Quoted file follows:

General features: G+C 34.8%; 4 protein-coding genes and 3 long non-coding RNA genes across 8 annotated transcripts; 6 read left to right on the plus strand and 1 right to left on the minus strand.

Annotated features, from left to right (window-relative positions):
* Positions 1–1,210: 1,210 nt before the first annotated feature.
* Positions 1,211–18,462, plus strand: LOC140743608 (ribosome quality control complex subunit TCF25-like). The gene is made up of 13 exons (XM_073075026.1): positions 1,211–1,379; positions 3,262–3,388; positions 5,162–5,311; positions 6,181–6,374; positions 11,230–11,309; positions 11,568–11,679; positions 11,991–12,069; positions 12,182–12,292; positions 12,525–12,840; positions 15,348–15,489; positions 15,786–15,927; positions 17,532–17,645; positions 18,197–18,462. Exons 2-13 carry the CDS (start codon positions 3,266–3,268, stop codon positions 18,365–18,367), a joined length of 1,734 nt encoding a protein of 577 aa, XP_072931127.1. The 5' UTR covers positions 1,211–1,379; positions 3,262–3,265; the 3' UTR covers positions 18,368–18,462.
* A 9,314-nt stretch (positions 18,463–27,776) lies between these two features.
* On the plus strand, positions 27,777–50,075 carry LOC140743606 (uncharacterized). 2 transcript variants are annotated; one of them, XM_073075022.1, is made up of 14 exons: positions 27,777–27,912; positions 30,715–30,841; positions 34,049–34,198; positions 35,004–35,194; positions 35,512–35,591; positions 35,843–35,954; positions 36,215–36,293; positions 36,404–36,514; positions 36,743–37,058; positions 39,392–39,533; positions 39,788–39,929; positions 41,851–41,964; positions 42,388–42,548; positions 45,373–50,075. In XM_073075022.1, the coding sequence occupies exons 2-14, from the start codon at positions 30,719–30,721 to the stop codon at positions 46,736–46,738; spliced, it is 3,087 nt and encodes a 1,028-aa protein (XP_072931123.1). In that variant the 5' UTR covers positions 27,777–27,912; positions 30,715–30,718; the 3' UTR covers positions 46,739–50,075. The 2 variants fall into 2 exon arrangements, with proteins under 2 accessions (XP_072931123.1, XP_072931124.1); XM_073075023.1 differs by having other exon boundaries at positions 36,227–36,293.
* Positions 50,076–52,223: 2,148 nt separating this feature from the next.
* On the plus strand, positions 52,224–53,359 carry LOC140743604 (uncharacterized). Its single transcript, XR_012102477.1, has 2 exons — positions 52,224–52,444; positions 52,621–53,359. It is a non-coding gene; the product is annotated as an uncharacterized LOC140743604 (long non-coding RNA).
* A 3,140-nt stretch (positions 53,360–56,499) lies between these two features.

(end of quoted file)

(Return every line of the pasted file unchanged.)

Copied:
General features: G+C 34.8%; 4 protein-coding genes and 3 long non-coding RNA genes across 8 annotated transcripts; 6 read left to right on the plus strand and 1 right to left on the minus strand.

Annotated features, from left to right (window-relative positions):
* Positions 1–1,210: 1,210 nt before the first annotated feature.
* Positions 1,211–18,462, plus strand: LOC140743608 (ribosome quality control complex subunit TCF25-like). The gene is made up of 13 exons (XM_073075026.1): positions 1,211–1,379; positions 3,262–3,388; positions 5,162–5,311; positions 6,181–6,374; positions 11,230–11,309; positions 11,568–11,679; positions 11,991–12,069; positions 12,182–12,292; positions 12,525–12,840; positions 15,348–15,489; positions 15,786–15,927; positions 17,532–17,645; positions 18,197–18,462. Exons 2-13 carry the CDS (start codon positions 3,266–3,268, stop codon positions 18,365–18,367), a joined length of 1,734 nt encoding a protein of 577 aa, XP_072931127.1. The 5' UTR covers positions 1,211–1,379; positions 3,262–3,265; the 3' UTR covers positions 18,368–18,462.
* A 9,314-nt stretch (positions 18,463–27,776) lies between these two features.
* On the plus strand, positions 27,777–50,075 carry LOC140743606 (uncharacterized). 2 transcript variants are annotated; one of them, XM_073075022.1, is made up of 14 exons: positions 27,777–27,912; positions 30,715–30,841; positions 34,049–34,198; positions 35,004–35,194; positions 35,512–35,591; positions 35,843–35,954; positions 36,215–36,293; positions 36,404–36,514; positions 36,743–37,058; positions 39,392–39,533; positions 39,788–39,929; positions 41,851–41,964; positions 42,388–42,548; positions 45,373–50,075. In XM_073075022.1, the coding sequence occupies exons 2-14, from the start codon at positions 30,719–30,721 to the stop codon at positions 46,736–46,738; spliced, it is 3,087 nt and encodes a 1,028-aa protein (XP_072931123.1). In that variant the 5' UTR covers positions 27,777–27,912; positions 30,715–30,718; the 3' UTR covers positions 46,739–50,075. The 2 variants fall into 2 exon arrangements, with proteins under 2 accessions (XP_072931123.1, XP_072931124.1); XM_073075023.1 differs by having other exon boundaries at positions 36,227–36,293.
* Positions 50,076–52,223: 2,148 nt separating this feature from the next.
* On the plus strand, positions 52,224–53,359 carry LOC140743604 (uncharacterized). Its single transcript, XR_012102477.1, has 2 exons — positions 52,224–52,444; positions 52,621–53,359. It is a non-coding gene; the product is annotated as an uncharacterized LOC140743604 (long non-coding RNA).
* A 3,140-nt stretch (positions 53,360–56,499) lies between these two features.